Well, it will be extremely interesting to see how gigantic company will adapt to these new regulation. Pornhub is just one of the biggest and possible the safest, but Facebook and Google also must be mentioned among others and those two gigantic corporation which make a living out of users’ information will have to reshape the whole way analytics are currently done.
It will be thrilling to see how users personalisation will be done when nobody will be allowed to collect people’s specific details.

 

Monkigras 2018

It’s been a couple of days since the end of Monkigras*, this year’s theme was “Sustaining Craft”
As usual the Monk crew did a STUNNING job, this conference is probably one of my favourite and if I could I would buy a ticket for Monkigras 2019 RIGHT NOW. (James you should consider selling early early birds tickets).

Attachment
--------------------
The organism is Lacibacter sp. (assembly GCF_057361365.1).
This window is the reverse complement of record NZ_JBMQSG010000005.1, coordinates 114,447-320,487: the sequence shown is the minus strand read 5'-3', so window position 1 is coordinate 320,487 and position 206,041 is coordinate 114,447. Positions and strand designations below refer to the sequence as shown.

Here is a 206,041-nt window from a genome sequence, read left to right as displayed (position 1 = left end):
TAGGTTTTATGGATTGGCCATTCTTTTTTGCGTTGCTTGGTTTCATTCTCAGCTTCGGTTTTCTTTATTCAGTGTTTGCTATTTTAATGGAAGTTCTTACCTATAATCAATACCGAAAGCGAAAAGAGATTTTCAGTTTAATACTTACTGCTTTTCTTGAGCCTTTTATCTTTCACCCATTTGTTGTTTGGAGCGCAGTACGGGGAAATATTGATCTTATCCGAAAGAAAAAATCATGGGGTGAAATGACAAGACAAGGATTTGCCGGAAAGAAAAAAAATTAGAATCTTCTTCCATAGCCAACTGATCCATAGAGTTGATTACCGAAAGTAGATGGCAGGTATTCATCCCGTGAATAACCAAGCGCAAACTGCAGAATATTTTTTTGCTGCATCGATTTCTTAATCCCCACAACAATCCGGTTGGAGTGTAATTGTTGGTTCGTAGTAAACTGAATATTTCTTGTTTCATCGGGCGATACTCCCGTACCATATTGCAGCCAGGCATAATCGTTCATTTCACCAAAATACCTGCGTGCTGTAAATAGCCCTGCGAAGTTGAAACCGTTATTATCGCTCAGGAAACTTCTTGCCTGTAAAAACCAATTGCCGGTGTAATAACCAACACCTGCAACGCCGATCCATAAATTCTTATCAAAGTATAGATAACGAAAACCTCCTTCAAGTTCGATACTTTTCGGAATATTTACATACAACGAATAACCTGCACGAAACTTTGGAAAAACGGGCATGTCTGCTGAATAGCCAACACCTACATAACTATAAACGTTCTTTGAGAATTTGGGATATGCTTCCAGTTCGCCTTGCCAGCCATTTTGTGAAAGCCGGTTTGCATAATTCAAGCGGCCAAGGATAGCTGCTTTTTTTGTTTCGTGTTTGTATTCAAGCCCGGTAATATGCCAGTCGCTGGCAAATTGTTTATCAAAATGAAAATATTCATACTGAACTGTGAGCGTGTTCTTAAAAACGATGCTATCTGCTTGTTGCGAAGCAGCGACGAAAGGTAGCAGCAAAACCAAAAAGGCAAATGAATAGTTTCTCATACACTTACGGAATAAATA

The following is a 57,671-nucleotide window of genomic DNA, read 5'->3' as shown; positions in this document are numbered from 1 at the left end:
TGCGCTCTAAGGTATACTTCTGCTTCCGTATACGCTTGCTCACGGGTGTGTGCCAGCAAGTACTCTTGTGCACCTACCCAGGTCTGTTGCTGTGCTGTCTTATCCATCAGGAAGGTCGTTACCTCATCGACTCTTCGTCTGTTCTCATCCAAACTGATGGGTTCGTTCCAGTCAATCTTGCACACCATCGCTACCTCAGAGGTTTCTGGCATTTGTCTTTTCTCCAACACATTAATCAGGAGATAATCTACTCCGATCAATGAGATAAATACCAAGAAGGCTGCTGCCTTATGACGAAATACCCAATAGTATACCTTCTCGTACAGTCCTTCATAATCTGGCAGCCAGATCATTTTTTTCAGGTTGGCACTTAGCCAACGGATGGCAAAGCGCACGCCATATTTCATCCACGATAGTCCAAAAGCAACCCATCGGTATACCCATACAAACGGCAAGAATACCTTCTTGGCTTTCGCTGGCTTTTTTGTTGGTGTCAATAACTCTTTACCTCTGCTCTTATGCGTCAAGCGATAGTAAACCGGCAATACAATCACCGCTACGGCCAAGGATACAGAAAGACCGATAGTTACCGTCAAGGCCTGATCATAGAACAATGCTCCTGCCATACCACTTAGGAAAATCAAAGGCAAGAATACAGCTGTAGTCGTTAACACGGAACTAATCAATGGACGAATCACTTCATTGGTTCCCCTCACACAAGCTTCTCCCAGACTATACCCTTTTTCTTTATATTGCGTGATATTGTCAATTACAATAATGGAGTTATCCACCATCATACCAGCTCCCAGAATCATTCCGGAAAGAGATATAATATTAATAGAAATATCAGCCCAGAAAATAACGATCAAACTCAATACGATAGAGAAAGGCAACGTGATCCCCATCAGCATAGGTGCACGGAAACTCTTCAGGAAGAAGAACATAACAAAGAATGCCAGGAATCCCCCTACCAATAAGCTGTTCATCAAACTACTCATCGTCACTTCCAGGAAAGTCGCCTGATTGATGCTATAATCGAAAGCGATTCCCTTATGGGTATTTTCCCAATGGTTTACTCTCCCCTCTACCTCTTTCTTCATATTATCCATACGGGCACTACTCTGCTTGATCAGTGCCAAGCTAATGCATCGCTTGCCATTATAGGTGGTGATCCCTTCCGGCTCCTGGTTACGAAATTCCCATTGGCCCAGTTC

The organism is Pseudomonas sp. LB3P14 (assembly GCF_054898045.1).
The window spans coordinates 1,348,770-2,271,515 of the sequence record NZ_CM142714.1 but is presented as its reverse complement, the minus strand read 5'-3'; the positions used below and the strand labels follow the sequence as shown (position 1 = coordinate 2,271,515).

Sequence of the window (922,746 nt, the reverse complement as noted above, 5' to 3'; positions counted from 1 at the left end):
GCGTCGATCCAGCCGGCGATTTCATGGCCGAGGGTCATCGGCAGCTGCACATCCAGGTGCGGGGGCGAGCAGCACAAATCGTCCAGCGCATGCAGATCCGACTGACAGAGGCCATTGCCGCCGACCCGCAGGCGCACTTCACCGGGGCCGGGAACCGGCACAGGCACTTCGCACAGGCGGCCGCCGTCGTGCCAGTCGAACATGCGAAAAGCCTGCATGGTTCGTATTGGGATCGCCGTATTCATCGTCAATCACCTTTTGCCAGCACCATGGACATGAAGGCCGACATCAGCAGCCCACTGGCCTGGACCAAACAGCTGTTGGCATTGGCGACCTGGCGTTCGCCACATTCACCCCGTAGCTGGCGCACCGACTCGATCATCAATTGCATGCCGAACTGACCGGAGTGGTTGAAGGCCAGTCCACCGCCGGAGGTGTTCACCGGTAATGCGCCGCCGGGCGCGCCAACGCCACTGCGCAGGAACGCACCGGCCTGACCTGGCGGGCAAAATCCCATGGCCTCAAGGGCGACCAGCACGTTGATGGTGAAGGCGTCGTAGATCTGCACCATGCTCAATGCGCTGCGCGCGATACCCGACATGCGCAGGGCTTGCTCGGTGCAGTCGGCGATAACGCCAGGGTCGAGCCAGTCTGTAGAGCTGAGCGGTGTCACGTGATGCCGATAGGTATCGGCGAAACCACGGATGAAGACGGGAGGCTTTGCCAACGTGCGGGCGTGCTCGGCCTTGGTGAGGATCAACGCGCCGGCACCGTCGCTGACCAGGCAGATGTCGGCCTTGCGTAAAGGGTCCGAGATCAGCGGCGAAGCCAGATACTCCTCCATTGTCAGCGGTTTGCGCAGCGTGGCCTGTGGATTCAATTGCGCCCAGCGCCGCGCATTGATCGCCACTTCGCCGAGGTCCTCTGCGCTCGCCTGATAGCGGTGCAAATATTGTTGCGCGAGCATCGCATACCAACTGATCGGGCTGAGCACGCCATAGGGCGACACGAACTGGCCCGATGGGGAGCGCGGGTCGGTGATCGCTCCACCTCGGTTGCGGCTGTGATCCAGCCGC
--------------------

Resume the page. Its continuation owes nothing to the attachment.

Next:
Speakers and topic discuss were simply mind blowing and the relaxed atmosphere among the attendees is exactly what I look for in these kind of events. No need to say all of this is framed by good food and beer.

Anyhow this year the spectrum of speakers has been incredibly wide, we had the chance to listen to people working for 100% tech companies and people working in the fashion industry, going trough a politics activist. Very diverse voices which somehow managed to highlight how important it is to be sustainable in anything we do/hack/work on.

There are several summaries of the conference out there, one I’d like to point to is this one.
To be honest I haven’t taken any notes as I was completely fascinated by the speakers and didn’t want to lose a single word.

Also, Monkigras is one of the few conference (I know of) which truly focuses on diversity and inclusion.

Please consider attending and speaking next year.

And congrats once more to the organizers.

 

* Monkigras is an AMAZING conference held annually in London where interesting and unique topics are discussed a by a very diverse set of international speakers.
(https://monkigras.com/)